European commission vote on Tuesday opens door to countries individually banning GM crops
Outi Alapekkala for for EurActiv
The European Parliament on Tuesday backed plans to let member states choose whether to ban the cultivation of genetically-modified (GM) crops on their territory, giving a detailed list of grounds on which such bans could be imposed.
The House voted to amend European Commission proposals for an EU regulation that would allow member states to restrict or ban the cultivation on their territory of GM crops, which have been given safety approval at EU level.
The Commission’s initial proposal suggested that member states could restrict or ban their cultivation on all but health or environmental grounds, which were to be assessed solely by the European Food Safety Authority (EFSA).
But the proposals have sparked a wave of criticism, with businesses fearing they could lead to fragmentation of the internal market, bringing legal uncertainty for farmers. Some of the EU executive’s proposals have also been deemed incompatible with World Trade Organisation (WTO) rules.
The Parliament’s report seeks to provide member states with “a solid legal basis” for banning GM crop cultivation, and to give them better legal protection in the event of challenges from trading partners opposed to bans.
The report – adopted with 548 votes in favour, 84 against and 31 abstentions – lists a number of reasons to allow member states to impose bans. These include:
• Environmental grounds: Such as pesticide resistance, the invasiveness of certain crops, threats to biodiversity or a lack of data on potential negative consequences for the environment.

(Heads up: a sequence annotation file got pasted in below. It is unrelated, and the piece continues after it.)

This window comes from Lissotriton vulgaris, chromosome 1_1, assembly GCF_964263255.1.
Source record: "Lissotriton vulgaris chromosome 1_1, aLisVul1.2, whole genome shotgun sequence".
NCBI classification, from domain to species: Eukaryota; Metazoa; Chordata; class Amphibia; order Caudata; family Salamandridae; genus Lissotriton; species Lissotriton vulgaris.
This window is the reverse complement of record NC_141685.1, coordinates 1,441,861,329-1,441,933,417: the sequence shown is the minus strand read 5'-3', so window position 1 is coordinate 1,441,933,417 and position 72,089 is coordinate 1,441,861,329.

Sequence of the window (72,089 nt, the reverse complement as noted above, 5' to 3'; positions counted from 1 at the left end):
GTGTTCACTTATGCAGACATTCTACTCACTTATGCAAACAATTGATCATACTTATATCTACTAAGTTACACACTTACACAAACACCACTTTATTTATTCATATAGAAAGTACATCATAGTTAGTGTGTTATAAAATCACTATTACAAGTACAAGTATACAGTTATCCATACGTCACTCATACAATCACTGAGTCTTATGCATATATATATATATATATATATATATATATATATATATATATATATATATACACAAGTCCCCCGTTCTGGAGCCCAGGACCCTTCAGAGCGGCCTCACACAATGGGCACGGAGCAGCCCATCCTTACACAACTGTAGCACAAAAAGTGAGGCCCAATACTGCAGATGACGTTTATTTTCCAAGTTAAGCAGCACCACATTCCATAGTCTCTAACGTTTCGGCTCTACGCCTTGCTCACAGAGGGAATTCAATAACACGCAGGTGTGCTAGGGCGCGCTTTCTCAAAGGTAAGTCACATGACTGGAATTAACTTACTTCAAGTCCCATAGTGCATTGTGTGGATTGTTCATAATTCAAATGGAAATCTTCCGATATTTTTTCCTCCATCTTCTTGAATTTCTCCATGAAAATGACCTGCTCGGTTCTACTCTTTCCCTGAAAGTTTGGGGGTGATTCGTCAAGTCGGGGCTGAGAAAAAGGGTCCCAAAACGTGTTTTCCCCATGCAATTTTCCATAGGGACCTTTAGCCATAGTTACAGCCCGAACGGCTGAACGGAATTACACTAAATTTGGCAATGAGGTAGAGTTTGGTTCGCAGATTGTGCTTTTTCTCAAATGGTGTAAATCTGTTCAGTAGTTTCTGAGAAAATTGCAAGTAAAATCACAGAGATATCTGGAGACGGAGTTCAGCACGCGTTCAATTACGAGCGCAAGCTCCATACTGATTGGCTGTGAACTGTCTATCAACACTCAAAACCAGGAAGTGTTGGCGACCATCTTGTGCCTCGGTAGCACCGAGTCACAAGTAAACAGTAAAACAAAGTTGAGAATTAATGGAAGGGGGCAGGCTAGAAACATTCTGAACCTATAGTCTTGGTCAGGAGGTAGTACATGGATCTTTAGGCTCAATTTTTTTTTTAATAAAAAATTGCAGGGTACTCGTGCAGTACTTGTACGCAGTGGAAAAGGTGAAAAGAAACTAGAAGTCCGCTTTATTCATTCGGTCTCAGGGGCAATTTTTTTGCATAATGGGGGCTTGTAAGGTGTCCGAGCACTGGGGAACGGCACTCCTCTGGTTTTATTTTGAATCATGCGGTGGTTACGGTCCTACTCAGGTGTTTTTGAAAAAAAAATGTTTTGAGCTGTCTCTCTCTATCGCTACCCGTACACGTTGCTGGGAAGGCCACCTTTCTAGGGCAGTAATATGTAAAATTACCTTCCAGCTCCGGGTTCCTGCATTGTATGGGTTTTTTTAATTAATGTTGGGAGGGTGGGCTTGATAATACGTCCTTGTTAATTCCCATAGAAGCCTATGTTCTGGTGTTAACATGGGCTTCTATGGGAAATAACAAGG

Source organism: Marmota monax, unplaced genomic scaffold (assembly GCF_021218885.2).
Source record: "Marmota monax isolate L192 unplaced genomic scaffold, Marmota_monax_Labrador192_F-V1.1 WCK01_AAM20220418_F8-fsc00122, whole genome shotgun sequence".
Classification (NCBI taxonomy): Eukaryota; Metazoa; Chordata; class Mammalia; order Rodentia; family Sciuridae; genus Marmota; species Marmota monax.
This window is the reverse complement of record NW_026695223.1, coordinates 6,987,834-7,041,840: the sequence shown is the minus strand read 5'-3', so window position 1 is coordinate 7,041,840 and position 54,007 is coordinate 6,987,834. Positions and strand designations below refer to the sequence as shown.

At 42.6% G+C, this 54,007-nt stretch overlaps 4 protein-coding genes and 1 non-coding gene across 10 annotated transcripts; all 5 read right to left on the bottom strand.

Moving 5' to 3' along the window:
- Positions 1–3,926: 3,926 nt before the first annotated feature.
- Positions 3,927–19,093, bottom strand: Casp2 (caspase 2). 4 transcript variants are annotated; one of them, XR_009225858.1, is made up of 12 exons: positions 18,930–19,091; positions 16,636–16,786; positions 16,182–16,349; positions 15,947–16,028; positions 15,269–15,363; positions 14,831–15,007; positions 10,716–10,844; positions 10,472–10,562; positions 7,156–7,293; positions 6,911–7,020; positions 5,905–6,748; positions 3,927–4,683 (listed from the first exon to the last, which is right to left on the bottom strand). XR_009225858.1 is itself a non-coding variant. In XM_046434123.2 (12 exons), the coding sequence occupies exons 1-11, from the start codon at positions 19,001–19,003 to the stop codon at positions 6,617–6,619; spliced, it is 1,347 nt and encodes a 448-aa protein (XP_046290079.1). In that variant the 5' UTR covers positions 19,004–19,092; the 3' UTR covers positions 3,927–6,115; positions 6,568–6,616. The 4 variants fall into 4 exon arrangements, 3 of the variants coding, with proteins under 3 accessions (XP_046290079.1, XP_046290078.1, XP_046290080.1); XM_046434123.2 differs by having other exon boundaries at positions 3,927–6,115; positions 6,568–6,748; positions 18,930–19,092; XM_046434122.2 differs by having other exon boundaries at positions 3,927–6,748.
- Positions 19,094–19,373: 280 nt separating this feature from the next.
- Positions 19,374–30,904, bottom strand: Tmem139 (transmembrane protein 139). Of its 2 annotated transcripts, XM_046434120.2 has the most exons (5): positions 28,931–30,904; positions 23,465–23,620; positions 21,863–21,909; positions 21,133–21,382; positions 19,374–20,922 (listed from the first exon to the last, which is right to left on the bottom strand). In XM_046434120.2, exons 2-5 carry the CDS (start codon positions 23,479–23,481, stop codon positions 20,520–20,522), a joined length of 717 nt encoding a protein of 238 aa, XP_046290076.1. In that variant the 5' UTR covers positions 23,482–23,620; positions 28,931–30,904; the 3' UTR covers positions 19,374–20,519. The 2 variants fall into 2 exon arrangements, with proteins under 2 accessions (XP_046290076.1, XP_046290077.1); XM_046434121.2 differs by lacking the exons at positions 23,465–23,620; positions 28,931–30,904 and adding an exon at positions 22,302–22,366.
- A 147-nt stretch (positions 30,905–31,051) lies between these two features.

• Socio-economic considerations: Such as the practicality and cost of measures to avoid an unintentional presence of GMOs in other products, fragmentation of territory, changes in agricultural practices linked to intellectual property regimes, or social policy objectives such as the conservation of diversity or distinctive agricultural practices.
• Grounds relating to land use and agricultural practices.
Health Commissioner John Dalli noted that specifying the grounds on which the cultivation could be restricted would indeed enhance the EU executive proposal. “I can therefore support this approach,” he said.
Dalli also welcomed the Parliament’s restriction criteria for being largely inspired by the indicative list that the Commission had already developed.
But he insisted that the environmental considerations put forward for banning GMOs should be clearly distinct from those that have already been assessed by the European Food Safety Authority (EFSA).
In addition, he stressed that “any grounds need to be substantiated and in line with the reality of the territory in question”.
In another move, the Parliament voted to change the legal basis of the Commission proposal from Article 114 (on the approximation of national law to establish the internal market) of the EU Treaty to Article 192, which is related to the environment.
The Parliament’s rapporteur, French MEP Corinne Lepage (Alliance of Liberals and Democrats for Europe), said that basing the proposal on Article 192 would give member states more say on the matter.
But Commissioner Dalli said he still thought that the Article 114 was best suited to the proposal.
The Parliament’s report maintains a common EU authorisation framework for GMOs, but the House wants the risk assessment conducted at EU level by EFSA to be improved by taking into account long-term environmental effects or effects on non-target organisms before a new GMO variety can be authorised.
The Parliament also insisted that member states must take measures to prevent contamination of conventional or organic farming by GM crops, and ensure that those responsible for such incidents can be held financially liable.